3-pronged sweetener for “Mums and Dads” in asset sales

Article – BusinessDesk

July 22 (BusinessDesk) – Small-scale retail investors are being enticed three ways to participate in the government’s planned sale of minority stakes in four state-owned energy companies.

Key announces 3-pronged sweetener for “Mums and Dads” in asset sales

July 22 (BusinessDesk) – Small-scale retail investors are being enticed three ways to participate in the government’s planned sale of minority stakes in four state-owned energy companies.

Prime Minister John Key used his governing National Party’s annual conference in Auckland to announce a low $1,000 minimum holding threshold, a “no scaling back” provision for anyone investing $2,000 and a yet-to-be-determined loyalty bonus for hanging onto the shares for at least three years or so.

The announcements come as the government awaits the outcome of a Waitangi Tribunal hearing into Maori claims to water and geothermal energy rights, which the New Zealand Maori Council argues should be settled before the asset sales go ahead.

But while Key admitted this week that court action could delay the intended first sale of 49 percent of electricity generator and retailer MightyRiverPower beyond the third quarter of this year, the government was confident of the process it was following to recognise Maori rights and interests in water

“Selling shares in power companies doesn’t affect any of the regular and on-going discussions we have about water issues, and won’t change the outcome of them,” said Key. “So we are very confident about the process that’s going on.”

His announcements on retail investor share allocation sweeteners coincided with the announcement by the Treasury of a syndicate of New Zealand sharebroking firms and the availability of prospectuses and investment forms from 500 bank branches nationwide. Investors will be available to buy shares directly, without engaging a broker, if they choose to, with online and 0800 options being offered.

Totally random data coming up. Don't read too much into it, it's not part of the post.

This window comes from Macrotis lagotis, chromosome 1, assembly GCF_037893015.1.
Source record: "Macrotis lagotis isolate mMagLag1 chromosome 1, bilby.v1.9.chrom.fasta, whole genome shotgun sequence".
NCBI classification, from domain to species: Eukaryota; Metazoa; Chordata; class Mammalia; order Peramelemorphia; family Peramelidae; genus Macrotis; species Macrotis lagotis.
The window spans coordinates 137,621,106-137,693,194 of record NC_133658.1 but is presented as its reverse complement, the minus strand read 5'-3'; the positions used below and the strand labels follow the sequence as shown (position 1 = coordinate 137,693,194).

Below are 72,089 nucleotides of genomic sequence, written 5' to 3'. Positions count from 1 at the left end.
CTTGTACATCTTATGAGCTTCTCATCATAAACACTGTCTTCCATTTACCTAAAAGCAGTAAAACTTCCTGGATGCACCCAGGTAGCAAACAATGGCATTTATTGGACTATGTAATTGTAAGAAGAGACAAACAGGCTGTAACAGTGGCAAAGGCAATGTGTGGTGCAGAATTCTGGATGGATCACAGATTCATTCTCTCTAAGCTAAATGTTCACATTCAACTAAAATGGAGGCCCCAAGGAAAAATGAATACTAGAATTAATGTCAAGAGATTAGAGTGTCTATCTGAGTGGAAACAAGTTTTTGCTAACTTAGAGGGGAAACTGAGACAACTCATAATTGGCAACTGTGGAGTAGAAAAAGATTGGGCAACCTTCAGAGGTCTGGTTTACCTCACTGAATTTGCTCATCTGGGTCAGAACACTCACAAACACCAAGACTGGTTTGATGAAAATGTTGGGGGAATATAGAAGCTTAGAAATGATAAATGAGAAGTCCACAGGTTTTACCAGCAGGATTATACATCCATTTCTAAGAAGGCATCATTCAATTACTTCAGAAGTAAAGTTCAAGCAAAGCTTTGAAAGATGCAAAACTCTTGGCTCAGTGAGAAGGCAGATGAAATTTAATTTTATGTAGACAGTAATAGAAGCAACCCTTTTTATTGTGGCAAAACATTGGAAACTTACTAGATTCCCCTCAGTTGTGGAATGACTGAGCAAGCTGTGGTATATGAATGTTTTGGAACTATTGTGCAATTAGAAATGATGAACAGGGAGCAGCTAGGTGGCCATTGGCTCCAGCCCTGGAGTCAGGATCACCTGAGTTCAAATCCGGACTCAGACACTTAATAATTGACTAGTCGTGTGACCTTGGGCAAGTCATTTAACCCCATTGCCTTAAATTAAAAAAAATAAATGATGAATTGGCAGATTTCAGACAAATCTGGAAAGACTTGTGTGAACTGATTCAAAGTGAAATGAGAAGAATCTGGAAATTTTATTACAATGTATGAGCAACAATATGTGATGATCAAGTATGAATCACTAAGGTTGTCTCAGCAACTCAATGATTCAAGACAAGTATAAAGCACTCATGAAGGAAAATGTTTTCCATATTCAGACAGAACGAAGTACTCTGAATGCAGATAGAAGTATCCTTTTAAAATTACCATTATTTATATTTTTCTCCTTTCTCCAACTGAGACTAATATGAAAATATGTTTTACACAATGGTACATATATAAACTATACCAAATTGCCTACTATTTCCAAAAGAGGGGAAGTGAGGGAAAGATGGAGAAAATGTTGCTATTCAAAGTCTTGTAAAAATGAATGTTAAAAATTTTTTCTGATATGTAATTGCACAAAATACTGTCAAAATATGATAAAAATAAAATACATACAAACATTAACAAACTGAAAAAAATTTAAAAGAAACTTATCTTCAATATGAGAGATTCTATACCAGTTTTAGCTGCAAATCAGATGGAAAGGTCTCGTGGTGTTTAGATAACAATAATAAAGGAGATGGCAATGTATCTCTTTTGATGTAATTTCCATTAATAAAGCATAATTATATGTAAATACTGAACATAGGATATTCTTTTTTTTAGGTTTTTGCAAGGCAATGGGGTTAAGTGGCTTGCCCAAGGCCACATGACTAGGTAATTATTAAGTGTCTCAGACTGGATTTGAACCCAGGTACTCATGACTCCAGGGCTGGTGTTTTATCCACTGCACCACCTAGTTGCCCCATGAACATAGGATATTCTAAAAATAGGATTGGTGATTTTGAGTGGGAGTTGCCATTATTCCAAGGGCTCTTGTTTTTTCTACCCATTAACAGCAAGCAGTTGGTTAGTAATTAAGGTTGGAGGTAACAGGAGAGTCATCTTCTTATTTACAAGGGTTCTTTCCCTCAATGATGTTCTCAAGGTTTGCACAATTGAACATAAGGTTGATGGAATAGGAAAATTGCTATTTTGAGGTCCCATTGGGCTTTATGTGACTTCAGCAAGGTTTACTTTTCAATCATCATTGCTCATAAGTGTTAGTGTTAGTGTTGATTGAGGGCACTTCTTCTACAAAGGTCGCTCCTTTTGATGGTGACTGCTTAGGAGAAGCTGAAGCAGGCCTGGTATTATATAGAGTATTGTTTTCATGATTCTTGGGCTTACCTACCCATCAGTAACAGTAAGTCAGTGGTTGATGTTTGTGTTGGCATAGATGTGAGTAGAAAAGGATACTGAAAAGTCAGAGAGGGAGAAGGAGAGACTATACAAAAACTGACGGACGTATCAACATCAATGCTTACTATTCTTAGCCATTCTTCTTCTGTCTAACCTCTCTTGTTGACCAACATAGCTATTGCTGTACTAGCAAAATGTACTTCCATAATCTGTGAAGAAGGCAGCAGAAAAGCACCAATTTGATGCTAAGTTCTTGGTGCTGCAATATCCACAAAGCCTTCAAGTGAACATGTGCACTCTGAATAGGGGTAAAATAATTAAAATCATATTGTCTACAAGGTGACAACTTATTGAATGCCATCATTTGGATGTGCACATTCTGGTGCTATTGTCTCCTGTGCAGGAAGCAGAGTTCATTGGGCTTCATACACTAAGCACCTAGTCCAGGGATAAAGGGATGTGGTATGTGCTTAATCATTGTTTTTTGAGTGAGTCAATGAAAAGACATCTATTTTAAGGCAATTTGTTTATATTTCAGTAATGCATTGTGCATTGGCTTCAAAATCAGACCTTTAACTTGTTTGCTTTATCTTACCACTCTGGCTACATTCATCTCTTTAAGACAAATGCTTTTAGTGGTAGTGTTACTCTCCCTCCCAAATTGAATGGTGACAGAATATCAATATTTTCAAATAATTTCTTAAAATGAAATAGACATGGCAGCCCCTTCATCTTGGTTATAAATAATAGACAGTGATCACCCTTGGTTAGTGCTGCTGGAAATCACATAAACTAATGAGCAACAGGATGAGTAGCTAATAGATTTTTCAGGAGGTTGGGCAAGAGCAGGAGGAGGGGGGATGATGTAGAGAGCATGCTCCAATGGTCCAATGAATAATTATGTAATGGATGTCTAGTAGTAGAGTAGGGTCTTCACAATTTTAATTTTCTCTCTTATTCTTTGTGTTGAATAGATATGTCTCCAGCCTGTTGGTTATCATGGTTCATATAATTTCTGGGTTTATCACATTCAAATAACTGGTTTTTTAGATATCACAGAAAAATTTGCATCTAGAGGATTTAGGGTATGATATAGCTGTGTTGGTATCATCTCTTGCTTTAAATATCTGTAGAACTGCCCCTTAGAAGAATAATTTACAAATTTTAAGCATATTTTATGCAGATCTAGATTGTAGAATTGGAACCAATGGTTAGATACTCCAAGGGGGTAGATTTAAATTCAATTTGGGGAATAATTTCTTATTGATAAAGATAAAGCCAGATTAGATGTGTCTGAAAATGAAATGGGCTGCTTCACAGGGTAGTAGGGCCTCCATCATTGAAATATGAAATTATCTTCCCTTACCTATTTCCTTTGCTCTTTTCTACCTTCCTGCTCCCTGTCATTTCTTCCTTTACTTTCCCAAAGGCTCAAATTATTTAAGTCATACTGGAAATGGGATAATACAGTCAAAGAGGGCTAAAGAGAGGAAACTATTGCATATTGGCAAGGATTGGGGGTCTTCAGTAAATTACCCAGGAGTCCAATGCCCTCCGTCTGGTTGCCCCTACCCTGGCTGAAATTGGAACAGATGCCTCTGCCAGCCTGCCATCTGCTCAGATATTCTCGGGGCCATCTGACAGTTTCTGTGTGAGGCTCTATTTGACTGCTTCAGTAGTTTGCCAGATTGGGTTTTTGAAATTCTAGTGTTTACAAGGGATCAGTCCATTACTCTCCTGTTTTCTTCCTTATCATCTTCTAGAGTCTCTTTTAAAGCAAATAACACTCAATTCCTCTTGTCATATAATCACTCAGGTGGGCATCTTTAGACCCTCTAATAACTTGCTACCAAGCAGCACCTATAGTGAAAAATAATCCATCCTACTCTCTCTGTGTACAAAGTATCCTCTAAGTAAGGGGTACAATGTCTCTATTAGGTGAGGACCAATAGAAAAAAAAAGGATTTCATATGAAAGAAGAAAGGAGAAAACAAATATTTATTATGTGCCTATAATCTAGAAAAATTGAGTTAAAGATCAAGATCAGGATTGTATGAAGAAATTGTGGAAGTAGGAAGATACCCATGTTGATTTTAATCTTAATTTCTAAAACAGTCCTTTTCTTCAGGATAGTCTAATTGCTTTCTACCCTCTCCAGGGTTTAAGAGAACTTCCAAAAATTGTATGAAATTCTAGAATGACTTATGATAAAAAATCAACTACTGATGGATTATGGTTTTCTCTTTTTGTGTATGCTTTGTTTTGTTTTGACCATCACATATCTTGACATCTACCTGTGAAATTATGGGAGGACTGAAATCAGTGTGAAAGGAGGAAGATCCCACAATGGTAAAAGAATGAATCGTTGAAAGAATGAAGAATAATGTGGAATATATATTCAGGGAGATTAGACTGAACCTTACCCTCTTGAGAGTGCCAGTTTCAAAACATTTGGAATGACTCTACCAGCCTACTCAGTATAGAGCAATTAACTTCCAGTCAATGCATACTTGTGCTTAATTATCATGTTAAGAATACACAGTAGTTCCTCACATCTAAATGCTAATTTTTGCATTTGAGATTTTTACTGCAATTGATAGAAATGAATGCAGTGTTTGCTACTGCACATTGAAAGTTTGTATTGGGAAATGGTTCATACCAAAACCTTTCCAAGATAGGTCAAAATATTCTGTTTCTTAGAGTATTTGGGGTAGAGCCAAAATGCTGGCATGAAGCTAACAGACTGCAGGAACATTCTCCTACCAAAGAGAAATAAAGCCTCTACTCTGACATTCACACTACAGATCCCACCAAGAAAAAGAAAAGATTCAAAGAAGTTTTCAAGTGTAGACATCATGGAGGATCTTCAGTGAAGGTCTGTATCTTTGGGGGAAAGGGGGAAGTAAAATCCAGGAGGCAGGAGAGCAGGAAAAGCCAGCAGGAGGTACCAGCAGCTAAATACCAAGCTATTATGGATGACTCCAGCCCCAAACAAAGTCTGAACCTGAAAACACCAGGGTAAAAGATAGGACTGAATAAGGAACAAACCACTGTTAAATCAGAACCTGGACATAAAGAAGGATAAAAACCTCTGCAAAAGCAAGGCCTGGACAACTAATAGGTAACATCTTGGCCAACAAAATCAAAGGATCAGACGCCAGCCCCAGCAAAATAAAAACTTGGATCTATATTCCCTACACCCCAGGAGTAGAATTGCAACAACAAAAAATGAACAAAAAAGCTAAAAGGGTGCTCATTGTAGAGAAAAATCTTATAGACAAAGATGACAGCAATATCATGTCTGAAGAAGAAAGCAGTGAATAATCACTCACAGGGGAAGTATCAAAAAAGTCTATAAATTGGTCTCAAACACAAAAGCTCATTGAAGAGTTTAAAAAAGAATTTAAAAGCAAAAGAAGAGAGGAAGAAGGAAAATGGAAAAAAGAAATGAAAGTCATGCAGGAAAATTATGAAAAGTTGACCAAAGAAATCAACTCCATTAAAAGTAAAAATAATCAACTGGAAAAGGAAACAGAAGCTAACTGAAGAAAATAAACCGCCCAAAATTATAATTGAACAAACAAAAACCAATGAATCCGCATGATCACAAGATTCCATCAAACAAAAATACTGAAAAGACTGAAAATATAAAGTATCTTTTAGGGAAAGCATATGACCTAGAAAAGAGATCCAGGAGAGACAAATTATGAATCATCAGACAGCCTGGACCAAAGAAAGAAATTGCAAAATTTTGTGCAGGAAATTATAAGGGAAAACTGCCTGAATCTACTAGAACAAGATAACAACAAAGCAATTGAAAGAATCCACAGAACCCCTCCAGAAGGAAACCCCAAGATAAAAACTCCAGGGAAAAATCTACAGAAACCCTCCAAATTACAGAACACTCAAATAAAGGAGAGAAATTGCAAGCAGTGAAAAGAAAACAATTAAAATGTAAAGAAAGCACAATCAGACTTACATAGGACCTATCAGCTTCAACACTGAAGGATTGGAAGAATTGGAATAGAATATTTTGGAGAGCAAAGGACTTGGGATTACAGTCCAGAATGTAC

Key said the $1,000 minimum parcel rule for local investors was “low compared to other recent share offerings, for example by TradeMe and Pumpkin Patch”, while any retail New Zealand investors buying up to $2,0000 would not have their applications scaled back if there is heavy demand for the shares.

That means institutional investors could be restricted to buying fewer shares they want if small investors have plenty of appetite for them.

“New Zealanders applying for up to $2,000 worth of shares are guaranteed to receive the shares they applied for,” said Key. “Big institutions aren’t getting any guarantees, so this is another way we’re putting everyday New Zealanders at the front of the queue.”

While a loyalty bonus would also be offered in the form of additional shares, details were still being worked through, with the period shares had to be held for being the main issue.

“It’s likely to be somewhere around three years,” said Key.

(BusinessDesk)

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